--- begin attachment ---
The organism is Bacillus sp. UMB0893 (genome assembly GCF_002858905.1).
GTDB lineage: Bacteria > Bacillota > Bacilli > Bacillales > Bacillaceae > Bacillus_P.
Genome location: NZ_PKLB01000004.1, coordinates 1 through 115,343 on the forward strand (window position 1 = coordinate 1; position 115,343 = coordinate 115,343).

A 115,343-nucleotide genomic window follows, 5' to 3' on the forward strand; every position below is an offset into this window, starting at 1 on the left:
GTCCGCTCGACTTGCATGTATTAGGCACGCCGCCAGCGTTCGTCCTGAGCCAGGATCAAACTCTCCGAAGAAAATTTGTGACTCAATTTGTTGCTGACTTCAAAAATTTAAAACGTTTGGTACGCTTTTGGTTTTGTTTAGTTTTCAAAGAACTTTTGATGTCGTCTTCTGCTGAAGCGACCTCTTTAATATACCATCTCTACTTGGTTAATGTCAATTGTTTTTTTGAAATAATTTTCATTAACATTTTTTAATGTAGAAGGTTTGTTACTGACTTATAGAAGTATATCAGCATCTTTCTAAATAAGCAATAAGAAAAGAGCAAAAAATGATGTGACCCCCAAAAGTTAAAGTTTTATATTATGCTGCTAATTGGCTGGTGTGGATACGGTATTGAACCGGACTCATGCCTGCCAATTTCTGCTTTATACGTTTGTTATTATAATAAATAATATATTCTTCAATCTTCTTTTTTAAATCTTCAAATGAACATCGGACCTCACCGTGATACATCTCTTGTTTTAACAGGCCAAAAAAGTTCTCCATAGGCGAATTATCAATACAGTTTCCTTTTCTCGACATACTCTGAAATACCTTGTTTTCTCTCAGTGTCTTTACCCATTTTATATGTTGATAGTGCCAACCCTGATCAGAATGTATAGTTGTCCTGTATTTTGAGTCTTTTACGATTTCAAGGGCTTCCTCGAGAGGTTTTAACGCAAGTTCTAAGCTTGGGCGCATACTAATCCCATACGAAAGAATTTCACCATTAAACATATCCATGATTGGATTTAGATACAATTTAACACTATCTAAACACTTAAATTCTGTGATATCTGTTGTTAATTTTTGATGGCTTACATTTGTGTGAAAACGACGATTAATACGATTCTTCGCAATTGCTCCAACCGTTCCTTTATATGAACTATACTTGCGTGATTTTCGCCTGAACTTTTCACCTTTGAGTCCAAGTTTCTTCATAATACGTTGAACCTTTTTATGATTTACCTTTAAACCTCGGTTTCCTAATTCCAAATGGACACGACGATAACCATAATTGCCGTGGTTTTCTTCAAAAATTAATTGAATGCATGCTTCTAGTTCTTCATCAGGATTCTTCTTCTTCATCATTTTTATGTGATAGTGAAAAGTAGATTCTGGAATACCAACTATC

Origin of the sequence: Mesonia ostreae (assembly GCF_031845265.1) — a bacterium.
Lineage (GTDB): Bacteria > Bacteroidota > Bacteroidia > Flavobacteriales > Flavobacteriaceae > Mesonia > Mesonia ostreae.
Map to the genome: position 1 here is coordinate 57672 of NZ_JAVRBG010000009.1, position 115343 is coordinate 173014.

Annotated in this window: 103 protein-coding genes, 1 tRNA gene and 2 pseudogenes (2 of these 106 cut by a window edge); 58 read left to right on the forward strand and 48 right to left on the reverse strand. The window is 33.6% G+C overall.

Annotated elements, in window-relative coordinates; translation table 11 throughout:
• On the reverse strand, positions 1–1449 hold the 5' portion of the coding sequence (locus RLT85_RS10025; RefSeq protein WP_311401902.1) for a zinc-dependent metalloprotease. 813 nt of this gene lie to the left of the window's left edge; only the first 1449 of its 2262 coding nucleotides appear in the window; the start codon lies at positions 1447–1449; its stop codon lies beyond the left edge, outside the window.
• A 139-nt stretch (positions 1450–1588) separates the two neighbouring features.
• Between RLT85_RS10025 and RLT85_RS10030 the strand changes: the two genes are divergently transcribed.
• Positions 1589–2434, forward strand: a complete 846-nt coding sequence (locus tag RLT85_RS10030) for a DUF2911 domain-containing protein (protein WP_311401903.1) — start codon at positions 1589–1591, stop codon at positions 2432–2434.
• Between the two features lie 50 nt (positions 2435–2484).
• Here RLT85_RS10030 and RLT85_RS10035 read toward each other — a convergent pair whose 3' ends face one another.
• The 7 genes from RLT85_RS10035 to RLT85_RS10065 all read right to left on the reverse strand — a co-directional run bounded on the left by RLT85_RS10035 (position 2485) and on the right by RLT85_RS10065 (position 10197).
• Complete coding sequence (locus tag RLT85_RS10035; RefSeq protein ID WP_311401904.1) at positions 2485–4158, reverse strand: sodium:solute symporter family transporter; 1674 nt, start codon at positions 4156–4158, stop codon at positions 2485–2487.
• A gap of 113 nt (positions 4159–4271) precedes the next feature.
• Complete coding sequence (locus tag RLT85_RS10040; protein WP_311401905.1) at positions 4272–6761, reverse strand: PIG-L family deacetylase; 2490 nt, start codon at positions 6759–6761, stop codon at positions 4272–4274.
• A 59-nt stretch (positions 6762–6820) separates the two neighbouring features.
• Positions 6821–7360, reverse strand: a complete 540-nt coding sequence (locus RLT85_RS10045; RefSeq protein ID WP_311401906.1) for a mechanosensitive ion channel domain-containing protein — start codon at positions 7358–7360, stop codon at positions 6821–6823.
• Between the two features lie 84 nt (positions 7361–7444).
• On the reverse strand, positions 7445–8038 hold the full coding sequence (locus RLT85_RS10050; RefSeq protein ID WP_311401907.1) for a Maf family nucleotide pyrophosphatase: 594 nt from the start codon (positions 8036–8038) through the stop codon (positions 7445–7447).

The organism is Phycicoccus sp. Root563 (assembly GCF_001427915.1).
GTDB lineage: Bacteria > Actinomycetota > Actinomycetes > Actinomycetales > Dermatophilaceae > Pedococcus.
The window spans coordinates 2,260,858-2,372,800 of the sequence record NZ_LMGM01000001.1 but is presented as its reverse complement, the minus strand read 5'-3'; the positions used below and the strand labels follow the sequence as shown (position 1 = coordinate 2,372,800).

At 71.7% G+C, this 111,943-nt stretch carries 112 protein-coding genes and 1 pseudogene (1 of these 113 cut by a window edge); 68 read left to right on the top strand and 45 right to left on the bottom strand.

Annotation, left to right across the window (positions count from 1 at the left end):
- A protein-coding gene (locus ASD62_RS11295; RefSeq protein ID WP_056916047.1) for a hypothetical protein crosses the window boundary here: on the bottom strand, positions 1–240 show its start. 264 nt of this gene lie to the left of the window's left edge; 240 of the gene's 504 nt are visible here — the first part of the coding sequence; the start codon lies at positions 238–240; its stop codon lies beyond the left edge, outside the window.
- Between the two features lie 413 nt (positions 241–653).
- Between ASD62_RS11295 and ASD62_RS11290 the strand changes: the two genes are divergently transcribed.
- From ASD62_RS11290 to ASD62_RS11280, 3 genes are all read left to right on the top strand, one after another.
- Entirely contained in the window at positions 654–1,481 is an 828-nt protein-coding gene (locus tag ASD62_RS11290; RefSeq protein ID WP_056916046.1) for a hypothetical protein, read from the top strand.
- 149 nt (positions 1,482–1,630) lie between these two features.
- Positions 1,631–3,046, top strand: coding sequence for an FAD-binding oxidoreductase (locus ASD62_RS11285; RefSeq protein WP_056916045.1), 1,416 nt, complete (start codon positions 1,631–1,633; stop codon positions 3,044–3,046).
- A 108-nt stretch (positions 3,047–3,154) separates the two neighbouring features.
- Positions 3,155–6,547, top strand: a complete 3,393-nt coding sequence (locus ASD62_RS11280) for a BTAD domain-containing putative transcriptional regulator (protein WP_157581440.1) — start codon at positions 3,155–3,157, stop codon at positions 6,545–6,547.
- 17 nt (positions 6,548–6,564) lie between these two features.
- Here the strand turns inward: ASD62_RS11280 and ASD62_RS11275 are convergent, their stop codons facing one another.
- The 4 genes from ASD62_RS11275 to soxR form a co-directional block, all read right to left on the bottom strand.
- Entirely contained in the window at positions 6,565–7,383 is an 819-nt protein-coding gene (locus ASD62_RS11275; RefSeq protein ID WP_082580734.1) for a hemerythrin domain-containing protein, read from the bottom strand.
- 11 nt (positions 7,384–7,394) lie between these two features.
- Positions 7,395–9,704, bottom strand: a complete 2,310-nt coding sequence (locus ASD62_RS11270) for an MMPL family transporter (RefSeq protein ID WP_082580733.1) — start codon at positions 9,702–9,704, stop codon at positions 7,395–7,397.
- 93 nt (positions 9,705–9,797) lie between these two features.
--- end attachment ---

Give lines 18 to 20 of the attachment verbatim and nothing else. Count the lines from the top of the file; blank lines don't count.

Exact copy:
• Complete coding sequence (locus tag RLT85_RS10035; RefSeq protein ID WP_311401904.1) at positions 2485–4158, reverse strand: sodium:solute symporter family transporter; 1674 nt, start codon at positions 4156–4158, stop codon at positions 2485–2487.
• A gap of 113 nt (positions 4159–4271) precedes the next feature.
• Complete coding sequence (locus tag RLT85_RS10040; protein WP_311401905.1) at positions 4272–6761, reverse strand: PIG-L family deacetylase; 2490 nt, start codon at positions 6759–6761, stop codon at positions 4272–4274.